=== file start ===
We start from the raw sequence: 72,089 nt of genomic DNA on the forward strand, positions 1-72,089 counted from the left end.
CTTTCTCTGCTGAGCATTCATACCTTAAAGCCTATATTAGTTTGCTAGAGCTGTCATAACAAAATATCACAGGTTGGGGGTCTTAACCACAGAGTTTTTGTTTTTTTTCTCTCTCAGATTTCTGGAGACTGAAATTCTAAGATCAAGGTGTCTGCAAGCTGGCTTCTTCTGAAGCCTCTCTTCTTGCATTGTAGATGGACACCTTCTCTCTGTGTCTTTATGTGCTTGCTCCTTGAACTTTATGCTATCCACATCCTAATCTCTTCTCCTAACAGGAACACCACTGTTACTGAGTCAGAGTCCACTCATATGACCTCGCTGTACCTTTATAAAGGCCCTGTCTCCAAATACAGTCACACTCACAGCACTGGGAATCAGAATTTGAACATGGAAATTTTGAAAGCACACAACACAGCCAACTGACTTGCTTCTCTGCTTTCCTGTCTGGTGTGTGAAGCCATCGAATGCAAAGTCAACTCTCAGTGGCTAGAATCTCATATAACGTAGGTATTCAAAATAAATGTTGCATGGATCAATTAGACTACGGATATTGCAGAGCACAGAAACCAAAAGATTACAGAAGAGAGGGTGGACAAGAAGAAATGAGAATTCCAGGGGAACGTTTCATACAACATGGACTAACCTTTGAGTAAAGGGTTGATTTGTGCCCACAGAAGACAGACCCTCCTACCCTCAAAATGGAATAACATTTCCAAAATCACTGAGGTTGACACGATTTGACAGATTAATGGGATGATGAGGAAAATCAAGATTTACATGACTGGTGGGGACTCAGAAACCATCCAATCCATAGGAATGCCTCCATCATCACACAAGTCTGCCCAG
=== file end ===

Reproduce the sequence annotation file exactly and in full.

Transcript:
We start from the raw sequence: 72,089 nt of genomic DNA on the forward strand, positions 1-72,089 counted from the left end.
CTTTCTCTGCTGAGCATTCATACCTTAAAGCCTATATTAGTTTGCTAGAGCTGTCATAACAAAATATCACAGGTTGGGGGTCTTAACCACAGAGTTTTTGTTTTTTTTCTCTCTCAGATTTCTGGAGACTGAAATTCTAAGATCAAGGTGTCTGCAAGCTGGCTTCTTCTGAAGCCTCTCTTCTTGCATTGTAGATGGACACCTTCTCTCTGTGTCTTTATGTGCTTGCTCCTTGAACTTTATGCTATCCACATCCTAATCTCTTCTCCTAACAGGAACACCACTGTTACTGAGTCAGAGTCCACTCATATGACCTCGCTGTACCTTTATAAAGGCCCTGTCTCCAAATACAGTCACACTCACAGCACTGGGAATCAGAATTTGAACATGGAAATTTTGAAAGCACACAACACAGCCAACTGACTTGCTTCTCTGCTTTCCTGTCTGGTGTGTGAAGCCATCGAATGCAAAGTCAACTCTCAGTGGCTAGAATCTCATATAACGTAGGTATTCAAAATAAATGTTGCATGGATCAATTAGACTACGGATATTGCAGAGCACAGAAACCAAAAGATTACAGAAGAGAGGGTGGACAAGAAGAAATGAGAATTCCAGGGGAACGTTTCATACAACATGGACTAACCTTTGAGTAAAGGGTTGATTTGTGCCCACAGAAGACAGACCCTCCTACCCTCAAAATGGAATAACATTTCCAAAATCACTGAGGTTGACACGATTTGACAGATTAATGGGATGATGAGGAAAATCAAGATTTACATGACTGGTGGGGACTCAGAAACCATCCAATCCATAGGAATGCCTCCATCATCACACAAGTCTGCCCAG